Grand jury: Tahoe courthouse needs prisoner holding cell
A grand jury’s recommendation to boost security at El Dorado County Superior Court in South Lake Tahoe by building a holding cell might be wishful thinking, according to officials.
A section in the 2005-06 El Dorado County grand jury report noted several holes in security at courthouses.
For South Lake Tahoe, grand jury members mentioned how jail inmates pass through public hallways on their way to the courthouse. The inmates are handcuffed and sometimes restrained by ankle shackles and under the supervision of an accompanying sheriff’s deputy.
Stephen Cascioppo, court executive officer, believes a holding cell wouldn’t be feasible.
“We would love one, but I don’t think the building is set up for it,” he said.
Sheriff’s Lt. Randy Peshon said the South Lake Tahoe courthouse had two holding cells but they didn’t meet certain requirements – such as having adequate water, toilet facilities and space – and were converted to copy machine rooms.
Only one county courtroom, Department 7 at 2850 Fairlane Court in Placerville, has holding cells for inmates, Cascioppo said.
Despite its holding cells, the grand jury identified security deficiencies in Department 7. Metal detectors are used only when court is in session.
“The unscreened access beyond the metal detector is still accessible when court is closed,” the report stated. “A weapon could be hidden in this area while court is closed and then retrieved later when court is in session.”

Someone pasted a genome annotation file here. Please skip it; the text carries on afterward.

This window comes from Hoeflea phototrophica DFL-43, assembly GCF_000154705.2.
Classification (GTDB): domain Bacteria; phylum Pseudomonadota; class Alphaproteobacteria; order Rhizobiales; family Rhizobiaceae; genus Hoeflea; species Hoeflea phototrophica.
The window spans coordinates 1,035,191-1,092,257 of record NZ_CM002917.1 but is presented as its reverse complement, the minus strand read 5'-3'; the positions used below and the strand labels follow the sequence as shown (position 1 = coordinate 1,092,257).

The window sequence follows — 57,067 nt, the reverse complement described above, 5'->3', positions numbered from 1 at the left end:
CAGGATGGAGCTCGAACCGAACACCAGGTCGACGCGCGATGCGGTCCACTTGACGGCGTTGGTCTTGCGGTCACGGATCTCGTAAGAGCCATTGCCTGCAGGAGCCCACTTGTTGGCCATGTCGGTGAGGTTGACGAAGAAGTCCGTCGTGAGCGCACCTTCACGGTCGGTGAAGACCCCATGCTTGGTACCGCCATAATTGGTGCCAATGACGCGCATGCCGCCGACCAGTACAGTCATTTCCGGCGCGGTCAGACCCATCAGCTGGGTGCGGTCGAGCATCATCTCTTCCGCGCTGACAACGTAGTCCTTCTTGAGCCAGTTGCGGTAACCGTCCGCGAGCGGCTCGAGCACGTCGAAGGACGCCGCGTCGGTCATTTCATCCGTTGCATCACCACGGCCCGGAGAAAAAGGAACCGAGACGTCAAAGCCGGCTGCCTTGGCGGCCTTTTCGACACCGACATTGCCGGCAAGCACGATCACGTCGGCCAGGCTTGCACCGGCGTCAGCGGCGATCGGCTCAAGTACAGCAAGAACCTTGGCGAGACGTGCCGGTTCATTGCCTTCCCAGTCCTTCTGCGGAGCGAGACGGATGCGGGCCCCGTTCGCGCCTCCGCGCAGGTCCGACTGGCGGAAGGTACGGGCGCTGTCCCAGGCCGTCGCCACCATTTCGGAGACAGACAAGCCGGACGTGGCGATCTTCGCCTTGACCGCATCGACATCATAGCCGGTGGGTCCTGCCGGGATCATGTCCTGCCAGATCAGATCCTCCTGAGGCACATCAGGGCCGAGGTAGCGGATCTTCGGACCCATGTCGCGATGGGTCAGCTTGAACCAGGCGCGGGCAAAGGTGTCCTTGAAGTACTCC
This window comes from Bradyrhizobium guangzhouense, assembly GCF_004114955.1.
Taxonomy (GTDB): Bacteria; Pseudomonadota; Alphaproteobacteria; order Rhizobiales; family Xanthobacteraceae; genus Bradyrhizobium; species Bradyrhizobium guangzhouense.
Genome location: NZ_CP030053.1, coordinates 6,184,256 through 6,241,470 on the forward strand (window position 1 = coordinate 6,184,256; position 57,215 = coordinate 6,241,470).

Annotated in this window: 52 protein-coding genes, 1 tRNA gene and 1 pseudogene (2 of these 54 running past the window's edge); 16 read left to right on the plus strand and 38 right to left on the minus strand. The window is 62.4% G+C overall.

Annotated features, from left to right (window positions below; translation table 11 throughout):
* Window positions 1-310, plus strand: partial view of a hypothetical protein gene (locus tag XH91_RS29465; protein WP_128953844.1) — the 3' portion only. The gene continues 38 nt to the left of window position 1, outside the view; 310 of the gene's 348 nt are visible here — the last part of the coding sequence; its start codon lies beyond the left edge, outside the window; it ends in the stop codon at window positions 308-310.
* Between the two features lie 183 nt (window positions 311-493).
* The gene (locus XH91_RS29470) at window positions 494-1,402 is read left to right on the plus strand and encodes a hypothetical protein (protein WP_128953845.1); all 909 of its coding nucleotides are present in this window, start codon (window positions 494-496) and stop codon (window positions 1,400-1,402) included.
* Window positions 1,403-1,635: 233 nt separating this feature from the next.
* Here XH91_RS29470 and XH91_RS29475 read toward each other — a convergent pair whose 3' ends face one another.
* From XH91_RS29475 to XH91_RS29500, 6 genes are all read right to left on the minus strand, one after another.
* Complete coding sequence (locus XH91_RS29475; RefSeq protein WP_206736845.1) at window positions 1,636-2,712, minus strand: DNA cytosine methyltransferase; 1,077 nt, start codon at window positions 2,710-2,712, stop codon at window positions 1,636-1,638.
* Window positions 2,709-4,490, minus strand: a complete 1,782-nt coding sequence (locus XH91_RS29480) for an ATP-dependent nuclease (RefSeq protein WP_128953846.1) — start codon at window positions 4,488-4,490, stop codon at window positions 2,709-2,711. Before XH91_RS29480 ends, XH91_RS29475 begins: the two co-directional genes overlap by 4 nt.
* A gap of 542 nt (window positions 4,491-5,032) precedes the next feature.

The report also noted Department 8, in the same building as Department 7, has no metal detector.
“Department 8 is not a criminal court, but does have family court and traffic court hearings, both potentially volatile situations,” the report stated.
Cascioppo said another deputy was added to the tentative budget to patrol the two departments in the building and help screen the entryway.
Undersheriff Fred Kollar said talking about a holding cell in the South Lake Tahoe courthouse is on his list of topics when meeting with general services next week.
“I understand why they said what they said and their assessment is correct,” Kollar said. “We have to walk inmates through an employee area.”
Cascioppo said transporting inmates to the courthouse at 495 Main St. is worse than South Lake Tahoe.
Inmates have to be driven to the rear of the Main Street courthouse in Placerville and escorted inside.
“Tahoe is not as bad as Main Street, but it is less than ideal for the circulation of inmates,” he said.